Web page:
Having a solid strategy in place sets a company and a department up for success. Understanding and utilizing marketing metrics in your strategic process can make the difference between success and failure. Skip to the 20-minute mark of the video to watch Dan describes how he establishes accountability with his marketing team, how he manages individual contributors, how he reports progress to the CEO, and how he measures the success of his team’s strategy.
Direct download: AP1780_Dan_Levinschi-18981.mp3
Category:Marketing Strategy -- posted at: 10:05pm EDT
Fri, 9 March 2018
Joining us for today’s show is Hassane El-Khoury, the CEO of Cypress, the leader of the semiconductor industry. Hassane’s mission is to establish Cypress as the global supplier of choice for innovative companies in high-growth markets. Cypress is leading the industry in growth after making the shift from commodity products to high value sales efforts. This has made it possible to focus on the higher value offerings in the Cypress product portfolio.
Today we are going to demonstrate how to define which markets you will, and will not, compete in.
Why is this an important topic? Being in fast-growing markets is the largest driver of revenue growth. Least important is market share growth. Yet, many executive teams tend to focus most of their attention on gaining share in their existing markets. While it is necessary to maintain, and sometimes increase, market share, changing your company’s exposure to growing and shrinking market segments should be a major focus.
The first segment will seek to answer the question: How have you prioritized high-growth markets? Hassane provides an overview to validate the claim that exposing your company to rapidly developing markets is the easiest way of growing with the highest probability of success.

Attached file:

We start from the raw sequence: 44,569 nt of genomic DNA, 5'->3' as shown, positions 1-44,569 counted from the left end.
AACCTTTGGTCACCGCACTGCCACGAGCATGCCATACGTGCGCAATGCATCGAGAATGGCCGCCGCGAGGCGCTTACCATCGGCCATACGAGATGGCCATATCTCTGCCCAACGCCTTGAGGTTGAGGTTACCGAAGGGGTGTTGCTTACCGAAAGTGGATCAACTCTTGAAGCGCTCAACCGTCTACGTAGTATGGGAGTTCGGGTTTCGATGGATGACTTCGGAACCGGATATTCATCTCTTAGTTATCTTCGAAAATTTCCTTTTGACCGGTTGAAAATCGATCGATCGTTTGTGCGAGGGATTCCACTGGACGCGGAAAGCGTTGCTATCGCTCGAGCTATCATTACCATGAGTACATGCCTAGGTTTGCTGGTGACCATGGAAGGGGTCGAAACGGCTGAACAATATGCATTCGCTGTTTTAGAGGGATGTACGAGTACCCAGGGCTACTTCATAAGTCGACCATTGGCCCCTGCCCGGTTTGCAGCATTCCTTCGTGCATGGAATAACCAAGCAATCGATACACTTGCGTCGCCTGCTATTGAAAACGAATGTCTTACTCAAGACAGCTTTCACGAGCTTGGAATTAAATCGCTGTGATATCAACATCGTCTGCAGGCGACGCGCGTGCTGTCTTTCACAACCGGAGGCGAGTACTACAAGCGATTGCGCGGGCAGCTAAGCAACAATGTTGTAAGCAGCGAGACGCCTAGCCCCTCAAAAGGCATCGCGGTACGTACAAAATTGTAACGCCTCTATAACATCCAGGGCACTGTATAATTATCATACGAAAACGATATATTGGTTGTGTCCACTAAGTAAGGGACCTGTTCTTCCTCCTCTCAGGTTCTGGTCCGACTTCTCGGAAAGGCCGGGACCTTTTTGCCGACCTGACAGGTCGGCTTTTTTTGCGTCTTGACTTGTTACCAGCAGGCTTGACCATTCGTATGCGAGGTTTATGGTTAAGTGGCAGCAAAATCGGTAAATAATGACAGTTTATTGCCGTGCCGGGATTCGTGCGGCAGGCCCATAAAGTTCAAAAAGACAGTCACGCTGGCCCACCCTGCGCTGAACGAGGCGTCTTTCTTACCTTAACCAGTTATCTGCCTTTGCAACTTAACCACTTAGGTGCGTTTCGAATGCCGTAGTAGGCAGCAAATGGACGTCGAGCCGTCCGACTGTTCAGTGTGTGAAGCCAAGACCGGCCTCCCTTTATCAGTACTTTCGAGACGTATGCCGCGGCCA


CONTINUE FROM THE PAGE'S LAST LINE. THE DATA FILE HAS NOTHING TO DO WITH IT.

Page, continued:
In the second segment, Hassane outlines what traditional routes to market exist in his addressable markets, as well as innovative routes that disrupt those markets and his company’s competitors. Hassane also covers which channels he uses to target buyers, for each market segment (direct field sales, inside sales, global account management, key account management, VAR, systems integrator, e-commerce, phone, etc.).
The final segment of the show describes the different areas market growth can come from, such as market expansion or taking share from your competitors. Hassane goes on to describe the current demand drivers of his company’s addressable markets.
Direct download: AP1748_Hassane_El_Khoury_18791_Final_Mix.mp3
Category:Corporate Strategy -- posted at: 5:06pm EDT
Tue, 6 March 2018
Our guest on SBI TV is Ryan Leavitt, the Chief Revenue Officer for LearnCore. Ryan is a serial entrepreneur who knows how to drive revenue growth which is the lifeblood of an emerging business. I can’t think of a better guest than Ryan to share best practices in sales prospecting to fill the funnel.
Ryan and I discuss how to fill the funnel with real sales opportunities. Ryan shares his knowledge of lead production, specifically what percent of leads marketing produces versus what the sales team needs to produce on their own. And how prospecting and technology platforms are used to support prospecting efforts and produce sales leads.